You know that brushing your teeth, flossing, and going to the dentist regularly keep your teeth clean and prevent plaque. But did you know there’s more to pearly white chompers than that? What you eat (and don’t eat) has a huge effect on your oral health.
In this article, we’ll let you in on some foods that are good for your teeth. But first, let’s look at how, exactly, tooth decay occurs.
What causes tooth decay?
Tooth decay, particularly cavities, are caused by plaque, a sticky film that hangs onto your teeth. We get plaque on our teeth from eating sugary foods, carb-rich foods, and starches. Plaque can be removed by thoroughly brushing your teeth, but when we miss spots, the plaque hardens. It then turns into tartar, which you need a dentist to remove.
Plaque contains acids that erode the surface of your enamel and make holes in your teeth, ie. cavities. Certain carb-heavy foods, like white bread, get converted into sugar and stick to your teeth. Bacteria in our mouths feed off of sugar to survive, turning them acidic. The acid created by bacteria bores holes into our teeth, creating cavities.
Foods bad for teeth
To maintain your oral health, the main thing to protect yourself from is carbohydrates, especially sugar and white bread.
Sugar in general causes tooth decay, though it depends on the form and the concentration. In particular, avoid hard candy and sugary drinks. Hard candy holds sugar to your teeth for an extended period of time, making damage inevitable. Sugary drinks, like pop and sweetened coffee, coat your teeth in sugar. The sugar gets trapped in hard-to-reach nooks and crannies, making it difficult to brush away.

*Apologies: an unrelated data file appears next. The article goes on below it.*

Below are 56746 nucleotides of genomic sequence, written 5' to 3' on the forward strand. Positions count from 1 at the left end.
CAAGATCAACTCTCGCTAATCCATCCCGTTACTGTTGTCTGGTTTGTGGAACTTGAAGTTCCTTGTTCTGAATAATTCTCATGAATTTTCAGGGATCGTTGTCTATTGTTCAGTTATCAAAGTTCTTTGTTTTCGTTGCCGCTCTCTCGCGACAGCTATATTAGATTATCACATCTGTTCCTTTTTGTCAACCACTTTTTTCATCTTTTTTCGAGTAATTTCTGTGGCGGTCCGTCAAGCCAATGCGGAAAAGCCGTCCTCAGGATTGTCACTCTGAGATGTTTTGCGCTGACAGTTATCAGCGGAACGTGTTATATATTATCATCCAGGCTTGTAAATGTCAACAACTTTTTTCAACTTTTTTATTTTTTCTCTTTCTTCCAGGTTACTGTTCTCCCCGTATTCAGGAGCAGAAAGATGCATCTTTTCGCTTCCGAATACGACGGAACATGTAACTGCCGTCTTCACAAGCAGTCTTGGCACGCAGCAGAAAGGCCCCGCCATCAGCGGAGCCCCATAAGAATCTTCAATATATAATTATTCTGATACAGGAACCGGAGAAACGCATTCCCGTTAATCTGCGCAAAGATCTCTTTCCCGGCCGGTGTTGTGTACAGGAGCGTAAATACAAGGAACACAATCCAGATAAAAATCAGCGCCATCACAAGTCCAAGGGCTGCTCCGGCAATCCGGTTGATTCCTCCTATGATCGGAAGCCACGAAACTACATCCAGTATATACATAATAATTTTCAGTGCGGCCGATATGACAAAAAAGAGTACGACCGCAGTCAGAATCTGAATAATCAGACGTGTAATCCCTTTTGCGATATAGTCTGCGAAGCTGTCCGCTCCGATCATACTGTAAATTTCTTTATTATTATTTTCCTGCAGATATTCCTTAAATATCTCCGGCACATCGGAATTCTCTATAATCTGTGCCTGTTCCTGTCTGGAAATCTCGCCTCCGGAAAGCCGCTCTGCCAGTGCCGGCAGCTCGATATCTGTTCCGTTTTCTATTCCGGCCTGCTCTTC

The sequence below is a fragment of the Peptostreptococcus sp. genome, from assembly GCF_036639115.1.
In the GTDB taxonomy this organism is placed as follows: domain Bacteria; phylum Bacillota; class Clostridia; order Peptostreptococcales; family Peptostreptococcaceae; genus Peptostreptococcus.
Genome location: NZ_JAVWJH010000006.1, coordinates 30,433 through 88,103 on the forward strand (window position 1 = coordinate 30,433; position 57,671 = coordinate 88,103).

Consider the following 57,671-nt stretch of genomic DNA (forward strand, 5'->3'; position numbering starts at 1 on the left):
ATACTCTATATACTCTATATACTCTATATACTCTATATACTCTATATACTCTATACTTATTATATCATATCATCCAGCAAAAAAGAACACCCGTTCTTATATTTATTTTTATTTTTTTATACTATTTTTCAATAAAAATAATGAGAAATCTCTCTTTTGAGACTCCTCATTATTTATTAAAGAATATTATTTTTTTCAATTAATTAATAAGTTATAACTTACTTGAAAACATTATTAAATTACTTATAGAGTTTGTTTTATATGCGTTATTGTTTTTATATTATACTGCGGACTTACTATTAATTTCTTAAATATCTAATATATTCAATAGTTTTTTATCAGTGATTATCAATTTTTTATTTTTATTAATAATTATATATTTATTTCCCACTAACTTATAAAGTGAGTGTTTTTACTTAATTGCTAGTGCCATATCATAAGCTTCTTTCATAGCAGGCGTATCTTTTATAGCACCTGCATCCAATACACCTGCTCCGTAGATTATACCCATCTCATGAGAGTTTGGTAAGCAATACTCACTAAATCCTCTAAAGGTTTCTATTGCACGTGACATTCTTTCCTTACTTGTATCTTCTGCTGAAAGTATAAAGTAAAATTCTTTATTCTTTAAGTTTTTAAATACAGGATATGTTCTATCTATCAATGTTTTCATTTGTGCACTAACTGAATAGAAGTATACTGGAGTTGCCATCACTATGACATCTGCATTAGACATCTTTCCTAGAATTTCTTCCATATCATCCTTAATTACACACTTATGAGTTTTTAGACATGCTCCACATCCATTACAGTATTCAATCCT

White bread is particularly bad for oral health because it has the ability to stick to your teeth. Crackers and potato chips have the same effect, but white bread is more widely consumed, and few people know its effects on teeth.
Whole grain bread isn’t exemplary for teeth either, but it’s not as harmful as white bread. If you’re going to eat white bread, swish your mouth with warm water afterwards.
Now that we know which foods to avoid, let’s explore the good guys of oral health!
Foods that prevent tooth decay
Protein sources, like eggs, fish and chicken, are essential to oral health. Protein sources contain phosphorus, an essential mineral for keeping your jaw strong and remineralizing your teeth. Animal protein sources provide high amounts of phosphorus, but you can still get phosphorus from plant-based proteins. Soy, lentils, beans, and nuts are all great sources.
- Calcium-rich foods.
Calcium is essential in the formation of strong bones, and this includes your teeth. Calcium sources include dairy products like cheese, plain yogurt, and milk. Additionally, these foods are all saliva makers, which is essential for washing away particles and keeping bacteria at bay.
If you’re a vegan or don’t prefer to consume dairy, take advantage of plant-based calcium sources. These include almonds, bok choy, soy products, legumes, and seeds.
- Dark leafy greens.
Apart from being great for your overall health, dark leafy greens are particularly great for your teeth. Vegetables like kale, spinach and chard contain folic acid, which has tooth and gum benefits. Folic acid remineralizes your enamel, and it may also reduce gum inflammation and bleeding gums. Dark leafy greens also contain some calcium, which builds bone strength.